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Discussion Starter #1
Iam a young guy of 25 with a 2 year old kid. I've devoted all my time and finaces available to me to my son for the last two years.(not complaining theres nothing more important to me in the world).
So recently I purchased a 2002 R6, just so you know Iam a newbie rider first bike and I know that it may be considered outta my league but I loved it when I saw it and just had to have it.
So while riding with some friends (who are more experienced riders) I went wide in a 30 mph turn and ended up in the dirt losing control of my bike and going over the handlebars. Thankfully Im not hurt outside of a bruised hip and a pinched nerve in my left a$$cheek.
I dont feel I was exceeding my skill I just miscalculated the turn I was only doing about 45mph. But everyone keeps ragging me telling me to get rid of my bike and just because I have only 500 miles on my bike that Im going to end up killing myself.
I basiclly told them to f off but it still erks me.
Well I guess I'm just looking for support in my endeaver as its hard to find here. I know I'm not a great rider yet but I want to at least try to get good.
 

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R6inator said:

I dont feel I was exceeding my skill I just miscalculated the turn I was only doing about 45mph.
Skill level is only partly comprised of your ability to ride. The bigger part of skill level is your ability to calculate the inputs, and process the environment your in. So if you miscalculated the turn, then you were exceeding your skill level. It's a common mistake made by new riders..and old ones too....

Does this mean you should give up riding? No...but it does mean you need to slow down and think about what your doing a little better.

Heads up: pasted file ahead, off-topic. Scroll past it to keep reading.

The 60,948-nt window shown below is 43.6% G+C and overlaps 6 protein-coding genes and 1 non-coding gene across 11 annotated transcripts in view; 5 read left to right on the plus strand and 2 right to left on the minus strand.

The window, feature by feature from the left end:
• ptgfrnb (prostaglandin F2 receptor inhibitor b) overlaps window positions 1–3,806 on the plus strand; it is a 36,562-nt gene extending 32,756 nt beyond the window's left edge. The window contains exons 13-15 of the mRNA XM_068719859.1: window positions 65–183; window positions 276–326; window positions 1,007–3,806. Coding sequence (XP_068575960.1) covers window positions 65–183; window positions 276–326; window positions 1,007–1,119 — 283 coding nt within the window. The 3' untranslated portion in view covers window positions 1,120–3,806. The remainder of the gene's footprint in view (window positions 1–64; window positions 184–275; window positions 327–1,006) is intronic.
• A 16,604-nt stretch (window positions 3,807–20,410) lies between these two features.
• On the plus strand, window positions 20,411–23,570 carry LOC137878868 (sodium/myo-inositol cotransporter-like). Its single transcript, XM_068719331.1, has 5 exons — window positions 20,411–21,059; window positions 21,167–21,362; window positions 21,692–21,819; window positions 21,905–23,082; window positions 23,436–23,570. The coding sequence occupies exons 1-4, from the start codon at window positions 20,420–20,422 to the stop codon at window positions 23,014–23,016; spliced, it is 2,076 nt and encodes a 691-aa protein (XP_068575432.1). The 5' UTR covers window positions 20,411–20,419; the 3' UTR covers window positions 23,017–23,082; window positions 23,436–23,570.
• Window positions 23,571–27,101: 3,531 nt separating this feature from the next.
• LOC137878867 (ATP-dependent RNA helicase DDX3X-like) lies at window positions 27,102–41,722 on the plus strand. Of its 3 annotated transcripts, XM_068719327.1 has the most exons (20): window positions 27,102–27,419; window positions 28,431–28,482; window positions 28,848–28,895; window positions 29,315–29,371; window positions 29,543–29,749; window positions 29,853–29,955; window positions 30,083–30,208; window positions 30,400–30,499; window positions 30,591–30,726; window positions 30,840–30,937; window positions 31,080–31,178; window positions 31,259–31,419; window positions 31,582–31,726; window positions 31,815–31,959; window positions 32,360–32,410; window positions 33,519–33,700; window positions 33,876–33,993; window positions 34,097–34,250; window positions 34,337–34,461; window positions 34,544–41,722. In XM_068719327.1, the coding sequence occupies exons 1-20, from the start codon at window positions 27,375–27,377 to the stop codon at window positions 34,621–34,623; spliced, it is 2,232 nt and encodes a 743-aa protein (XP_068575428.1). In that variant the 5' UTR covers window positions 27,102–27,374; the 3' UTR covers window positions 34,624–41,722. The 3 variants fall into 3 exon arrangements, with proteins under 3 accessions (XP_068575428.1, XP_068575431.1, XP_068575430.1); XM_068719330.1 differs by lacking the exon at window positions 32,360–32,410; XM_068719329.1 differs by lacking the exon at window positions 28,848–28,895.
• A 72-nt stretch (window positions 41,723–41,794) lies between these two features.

Did you take a beginner rider course? if you didn't then I would suggest you do before you spend another minute on the R6. That bike is a bitch for a first bike...it isn't as forgiving as some other 600's and without the proper training, you're increasing your chances of getting hurt or killed on it or any other bike..

Just some food for thought.
 

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I don't think you should have to sell your bike but I do think that you should be more careful and ride with in your abilities. It seems like you were trying to keep up with the riders of higher skill but because of lack of experience, you wrecked. Personally I would say your responsibilties are with your child. Ideally you wouldn't put your childs growth into an adult at risk by riding a motorcycle at all, but this isn't an ideal world. I would say that you should just take it easier. It's hard, especially when those competitive juices get flowing. I think your friends just don't want you to orphan your kid over 1 days worth of thrills on a motorcycle. Start off slowly....the learning curve for a bike is real strange in that you begin to feel comfortable quickly but your ability to deal with a crisis situation doesn't come for months or perhaps years down the line. Sounds like a crisis came up (coming into a corner too hot) and you weren't sure how to deal with it. Give it time and hang back from your experienced friends.
 

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Discussion Starter #4
Re: Re: Recent crash getting me flak.

RedNinja said:


Skill level is only partly comprised of your ability to ride. The bigger part of skill level is your ability to calculate the inputs, and process the environment your in. So if you miscalculated the turn, then you were exceeding your skill level. It's a common mistake made by new riders..and old ones too....

Does this mean you should give up riding? No...but it does mean you need to slow down and think about what your doing a little better.

Did you take a beginner rider course? if you didn't then I would suggest you do before you spend another minute on the R6. That bike is a bitch for a first bike...it isn't as forgiving as some other 600's and without the proper training, you're increasing your chances of getting hurt or killed on it or any other bike..

Just some food for thought.
Ya you are right no matter how much I dont want to say it. IT WAS MY FAULT. And I suppose I began to think I was better than I acctually am, motorcycles are funny that way.
I am unable to take a basic course till February,suxs living in SOCAL,but I dont want to garage her for 3 months till I get in the course.
I suppose I'll just tell my friends that I wont be riding with them for awhile unless they want to take it slow and follow me. When they get in front of me I notice I go faster than I probably normally would evan though I still try to check myself. I'm just glad that my first experiene with a [email protected]#k up wasnt one that will leave to much permanant damage other than to reminding me TO TAKE IT SLOW.